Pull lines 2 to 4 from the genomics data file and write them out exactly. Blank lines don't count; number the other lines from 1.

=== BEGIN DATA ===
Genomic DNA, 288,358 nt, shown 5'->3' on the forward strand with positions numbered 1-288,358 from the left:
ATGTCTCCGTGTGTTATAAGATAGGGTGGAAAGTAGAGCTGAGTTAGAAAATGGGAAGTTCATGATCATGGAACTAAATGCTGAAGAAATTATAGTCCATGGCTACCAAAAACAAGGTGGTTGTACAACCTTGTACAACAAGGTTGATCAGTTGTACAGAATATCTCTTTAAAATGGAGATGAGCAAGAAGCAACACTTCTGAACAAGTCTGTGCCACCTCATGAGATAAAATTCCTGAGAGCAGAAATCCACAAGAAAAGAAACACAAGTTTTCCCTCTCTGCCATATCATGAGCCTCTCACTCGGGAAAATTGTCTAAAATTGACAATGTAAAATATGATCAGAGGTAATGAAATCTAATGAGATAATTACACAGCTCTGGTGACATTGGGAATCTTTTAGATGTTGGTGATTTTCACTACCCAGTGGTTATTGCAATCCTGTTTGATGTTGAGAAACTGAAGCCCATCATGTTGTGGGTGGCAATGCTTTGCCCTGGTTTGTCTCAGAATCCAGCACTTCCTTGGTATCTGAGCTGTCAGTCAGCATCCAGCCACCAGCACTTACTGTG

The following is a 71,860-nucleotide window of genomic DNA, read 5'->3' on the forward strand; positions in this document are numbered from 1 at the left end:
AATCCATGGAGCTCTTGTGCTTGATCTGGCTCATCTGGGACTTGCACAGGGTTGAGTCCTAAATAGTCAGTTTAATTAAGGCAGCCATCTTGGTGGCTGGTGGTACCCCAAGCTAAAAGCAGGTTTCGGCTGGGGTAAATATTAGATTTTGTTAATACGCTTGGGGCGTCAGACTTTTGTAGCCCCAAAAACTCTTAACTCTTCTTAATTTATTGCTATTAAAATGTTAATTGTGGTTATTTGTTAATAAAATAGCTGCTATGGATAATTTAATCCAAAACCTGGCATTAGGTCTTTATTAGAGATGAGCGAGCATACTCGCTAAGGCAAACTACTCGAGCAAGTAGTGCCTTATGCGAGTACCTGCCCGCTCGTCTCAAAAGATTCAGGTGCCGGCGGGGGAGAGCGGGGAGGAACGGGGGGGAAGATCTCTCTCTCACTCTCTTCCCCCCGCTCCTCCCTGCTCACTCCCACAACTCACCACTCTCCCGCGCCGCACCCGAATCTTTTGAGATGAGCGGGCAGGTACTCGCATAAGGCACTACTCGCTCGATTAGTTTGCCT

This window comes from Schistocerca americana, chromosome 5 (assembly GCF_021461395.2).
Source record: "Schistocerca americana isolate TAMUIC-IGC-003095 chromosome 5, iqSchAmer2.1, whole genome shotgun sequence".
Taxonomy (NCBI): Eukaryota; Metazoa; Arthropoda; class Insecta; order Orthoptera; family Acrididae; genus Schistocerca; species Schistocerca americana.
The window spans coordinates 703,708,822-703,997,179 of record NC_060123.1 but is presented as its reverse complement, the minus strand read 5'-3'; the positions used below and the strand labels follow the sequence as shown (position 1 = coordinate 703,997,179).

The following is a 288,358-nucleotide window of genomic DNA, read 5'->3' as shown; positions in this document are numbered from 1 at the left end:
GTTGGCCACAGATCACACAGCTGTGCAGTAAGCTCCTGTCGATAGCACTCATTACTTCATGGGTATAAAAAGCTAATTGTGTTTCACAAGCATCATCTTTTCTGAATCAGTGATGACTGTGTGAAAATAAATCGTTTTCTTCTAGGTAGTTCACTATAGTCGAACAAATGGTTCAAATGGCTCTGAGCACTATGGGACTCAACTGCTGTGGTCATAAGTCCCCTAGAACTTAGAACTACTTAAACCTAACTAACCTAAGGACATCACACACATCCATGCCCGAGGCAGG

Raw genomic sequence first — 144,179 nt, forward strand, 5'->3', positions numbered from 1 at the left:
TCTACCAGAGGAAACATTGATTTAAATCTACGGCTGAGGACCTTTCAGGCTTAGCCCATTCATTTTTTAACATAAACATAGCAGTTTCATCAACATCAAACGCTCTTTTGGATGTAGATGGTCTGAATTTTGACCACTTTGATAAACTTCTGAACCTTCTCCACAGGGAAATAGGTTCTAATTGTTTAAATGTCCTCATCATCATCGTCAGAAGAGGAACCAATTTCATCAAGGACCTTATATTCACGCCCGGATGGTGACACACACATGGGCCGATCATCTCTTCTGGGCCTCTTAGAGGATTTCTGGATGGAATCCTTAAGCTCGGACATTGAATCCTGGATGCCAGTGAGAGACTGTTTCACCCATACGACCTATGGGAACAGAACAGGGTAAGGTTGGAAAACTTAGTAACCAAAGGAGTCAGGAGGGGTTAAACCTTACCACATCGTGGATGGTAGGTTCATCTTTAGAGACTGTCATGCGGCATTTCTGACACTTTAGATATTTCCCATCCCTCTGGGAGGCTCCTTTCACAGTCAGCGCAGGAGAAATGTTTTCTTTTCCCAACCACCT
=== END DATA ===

ATGTCTCCGTGTGTTATAAGATAGGGTGGAAAGTAGAGCTGAGTTAGAAAATGGGAAGTTCATGATCATGGAACTAAATGCTGAAGAAATTATAGTCCATGGCTACCAAAAACAAGGTGGTTGTACAACCTTGTACAACAAGGTTGATCAGTTGTACAGAATATCTCTTTAAAATGGAGATGAGCAAGAAGCAACACTTCTGAACAAGTCTGTGCCACCTCATGAGATAAAATTCCTGAGAGCAGAAATCCACAAGAAAAGAAACACAAGTTTTCCCTCTCTGCCATATCATGAGCCTCTCACTCGGGAAAATTGTCTAAAATTGACAATGTAAAATATGATCAGAGGTAATGAAATCTAATGAGATAATTACACAGCTCTGGTGACATTGGGAATCTTTTAGATGTTGGTGATTTTCACTACCCAGTGGTTATTGCAATCCTGTTTGATGTTGAGAAACTGAAGCCCATCATGTTGTGGGTGGCAATGCTTTGCCCTGGTTTGTCTCAGAATCCAGCACTTCCTTGGTATCTGAGCTGTCAGTCAGCATCCAGCCACCAGCACTTACTGTG

The following is a 71,860-nucleotide window of genomic DNA, read 5'->3' on the forward strand; positions in this document are numbered from 1 at the left end:
AATCCATGGAGCTCTTGTGCTTGATCTGGCTCATCTGGGACTTGCACAGGGTTGAGTCCTAAATAGTCAGTTTAATTAAGGCAGCCATCTTGGTGGCTGGTGGTACCCCAAGCTAAAAGCAGGTTTCGGCTGGGGTAAATATTAGATTTTGTTAATACGCTTGGGGCGTCAGACTTTTGTAGCCCCAAAAACTCTTAACTCTTCTTAATTTATTGCTATTAAAATGTTAATTGTGGTTATTTGTTAATAAAATAGCTGCTATGGATAATTTAATCCAAAACCTGGCATTAGGTCTTTATTAGAGATGAGCGAGCATACTCGCTAAGGCAAACTACTCGAGCAAGTAGTGCCTTATGCGAGTACCTGCCCGCTCGTCTCAAAAGATTCAGGTGCCGGCGGGGGAGAGCGGGGAGGAACGGGGGGGAAGATCTCTCTCTCACTCTCTTCCCCCCGCTCCTCCCTGCTCACTCCCACAACTCACCACTCTCCCGCGCCGCACCCGAATCTTTTGAGATGAGCGGGCAGGTACTCGCATAAGGCACTACTCGCTCGATTAGTTTGCCT